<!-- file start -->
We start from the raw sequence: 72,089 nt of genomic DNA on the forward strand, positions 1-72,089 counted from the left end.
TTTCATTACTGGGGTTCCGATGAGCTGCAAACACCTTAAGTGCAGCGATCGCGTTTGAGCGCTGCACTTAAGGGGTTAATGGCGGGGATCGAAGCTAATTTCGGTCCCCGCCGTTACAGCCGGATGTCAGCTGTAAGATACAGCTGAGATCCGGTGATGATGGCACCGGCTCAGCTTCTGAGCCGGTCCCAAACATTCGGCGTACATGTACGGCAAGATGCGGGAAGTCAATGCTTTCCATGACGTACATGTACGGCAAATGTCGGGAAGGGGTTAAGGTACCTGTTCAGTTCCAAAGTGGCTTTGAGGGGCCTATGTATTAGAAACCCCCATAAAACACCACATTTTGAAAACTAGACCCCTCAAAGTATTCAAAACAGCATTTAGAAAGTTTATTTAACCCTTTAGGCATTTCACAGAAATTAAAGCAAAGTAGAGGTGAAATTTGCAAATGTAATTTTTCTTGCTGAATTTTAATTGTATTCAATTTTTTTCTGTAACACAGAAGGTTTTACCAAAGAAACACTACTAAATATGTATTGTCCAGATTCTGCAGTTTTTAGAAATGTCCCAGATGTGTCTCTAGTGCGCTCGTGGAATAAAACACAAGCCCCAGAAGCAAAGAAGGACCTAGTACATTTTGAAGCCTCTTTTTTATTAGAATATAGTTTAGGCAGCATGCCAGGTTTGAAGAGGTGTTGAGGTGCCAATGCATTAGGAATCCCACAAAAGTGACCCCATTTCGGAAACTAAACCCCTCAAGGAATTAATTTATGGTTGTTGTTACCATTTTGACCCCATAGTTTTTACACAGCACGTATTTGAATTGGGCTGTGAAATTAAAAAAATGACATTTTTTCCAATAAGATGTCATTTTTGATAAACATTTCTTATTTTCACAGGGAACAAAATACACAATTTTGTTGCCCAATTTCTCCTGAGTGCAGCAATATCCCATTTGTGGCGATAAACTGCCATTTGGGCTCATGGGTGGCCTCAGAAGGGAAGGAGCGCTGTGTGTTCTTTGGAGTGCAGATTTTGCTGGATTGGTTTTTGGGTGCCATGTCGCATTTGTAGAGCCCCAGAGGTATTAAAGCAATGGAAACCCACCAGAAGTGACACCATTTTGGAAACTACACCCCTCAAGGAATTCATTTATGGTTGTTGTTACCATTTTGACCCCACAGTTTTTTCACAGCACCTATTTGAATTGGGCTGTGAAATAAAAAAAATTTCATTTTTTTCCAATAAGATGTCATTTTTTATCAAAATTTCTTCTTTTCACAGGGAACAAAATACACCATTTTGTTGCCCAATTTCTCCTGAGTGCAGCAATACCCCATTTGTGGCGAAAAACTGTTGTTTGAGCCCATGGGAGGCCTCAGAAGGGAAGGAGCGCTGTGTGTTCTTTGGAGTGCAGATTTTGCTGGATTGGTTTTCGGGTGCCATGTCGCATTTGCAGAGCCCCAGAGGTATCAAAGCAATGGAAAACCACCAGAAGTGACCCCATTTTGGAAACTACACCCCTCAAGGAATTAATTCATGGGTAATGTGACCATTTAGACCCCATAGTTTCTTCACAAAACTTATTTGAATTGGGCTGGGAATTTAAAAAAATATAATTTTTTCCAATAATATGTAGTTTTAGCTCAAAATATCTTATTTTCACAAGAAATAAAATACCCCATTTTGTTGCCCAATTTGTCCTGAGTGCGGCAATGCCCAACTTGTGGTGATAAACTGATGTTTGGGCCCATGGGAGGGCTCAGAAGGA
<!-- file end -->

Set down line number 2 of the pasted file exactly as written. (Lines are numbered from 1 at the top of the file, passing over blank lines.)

TTTCATTACTGGGGTTCCGATGAGCTGCAAACACCTTAAGTGCAGCGATCGCGTTTGAGCGCTGCACTTAAGGGGTTAATGGCGGGGATCGAAGCTAATTTCGGTCCCCGCCGTTACAGCCGGATGTCAGCTGTAAGATACAGCTGAGATCCGGTGATGATGGCACCGGCTCAGCTTCTGAGCCGGTCCCAAACATTCGGCGTACATGTACGGCAAGATGCGGGAAGTCAATGCTTTCCATGACGTACATGTACGGCAAATGTCGGGAAGGGGTTAAGGTACCTGTTCAGTTCCAAAGTGGCTTTGAGGGGCCTATGTATTAGAAACCCCCATAAAACACCACATTTTGAAAACTAGACCCCTCAAAGTATTCAAAACAGCATTTAGAAAGTTTATTTAACCCTTTAGGCATTTCACAGAAATTAAAGCAAAGTAGAGGTGAAATTTGCAAATGTAATTTTTCTTGCTGAATTTTAATTGTATTCAATTTTTTTCTGTAACACAGAAGGTTTTACCAAAGAAACACTACTAAATATGTATTGTCCAGATTCTGCAGTTTTTAGAAATGTCCCAGATGTGTCTCTAGTGCGCTCGTGGAATAAAACACAAGCCCCAGAAGCAAAGAAGGACCTAGTACATTTTGAAGCCTCTTTTTTATTAGAATATAGTTTAGGCAGCATGCCAGGTTTGAAGAGGTGTTGAGGTGCCAATGCATTAGGAATCCCACAAAAGTGACCCCATTTCGGAAACTAAACCCCTCAAGGAATTAATTTATGGTTGTTGTTACCATTTTGACCCCATAGTTTTTACACAGCACGTATTTGAATTGGGCTGTGAAATTAAAAAAATGACATTTTTTCCAATAAGATGTCATTTTTGATAAACATTTCTTATTTTCACAGGGAACAAAATACACAATTTTGTTGCCCAATTTCTCCTGAGTGCAGCAATATCCCATTTGTGGCGATAAACTGCCATTTGGGCTCATGGGTGGCCTCAGAAGGGAAGGAGCGCTGTGTGTTCTTTGGAGTGCAGATTTTGCTGGATTGGTTTTTGGGTGCCATGTCGCATTTGTAGAGCCCCAGAGGTATTAAAGCAATGGAAACCCACCAGAAGTGACACCATTTTGGAAACTACACCCCTCAAGGAATTCATTTATGGTTGTTGTTACCATTTTGACCCCACAGTTTTTTCACAGCACCTATTTGAATTGGGCTGTGAAATAAAAAAAATTTCATTTTTTTCCAATAAGATGTCATTTTTTATCAAAATTTCTTCTTTTCACAGGGAACAAAATACACCATTTTGTTGCCCAATTTCTCCTGAGTGCAGCAATACCCCATTTGTGGCGAAAAACTGTTGTTTGAGCCCATGGGAGGCCTCAGAAGGGAAGGAGCGCTGTGTGTTCTTTGGAGTGCAGATTTTGCTGGATTGGTTTTCGGGTGCCATGTCGCATTTGCAGAGCCCCAGAGGTATCAAAGCAATGGAAAACCACCAGAAGTGACCCCATTTTGGAAACTACACCCCTCAAGGAATTAATTCATGGGTAATGTGACCATTTAGACCCCATAGTTTCTTCACAAAACTTATTTGAATTGGGCTGGGAATTTAAAAAAATATAATTTTTTCCAATAATATGTAGTTTTAGCTCAAAATATCTTATTTTCACAAGAAATAAAATACCCCATTTTGTTGCCCAATTTGTCCTGAGTGCGGCAATGCCCAACTTGTGGTGATAAACTGATGTTTGGGCCCATGGGAGGGCTCAGAAGGA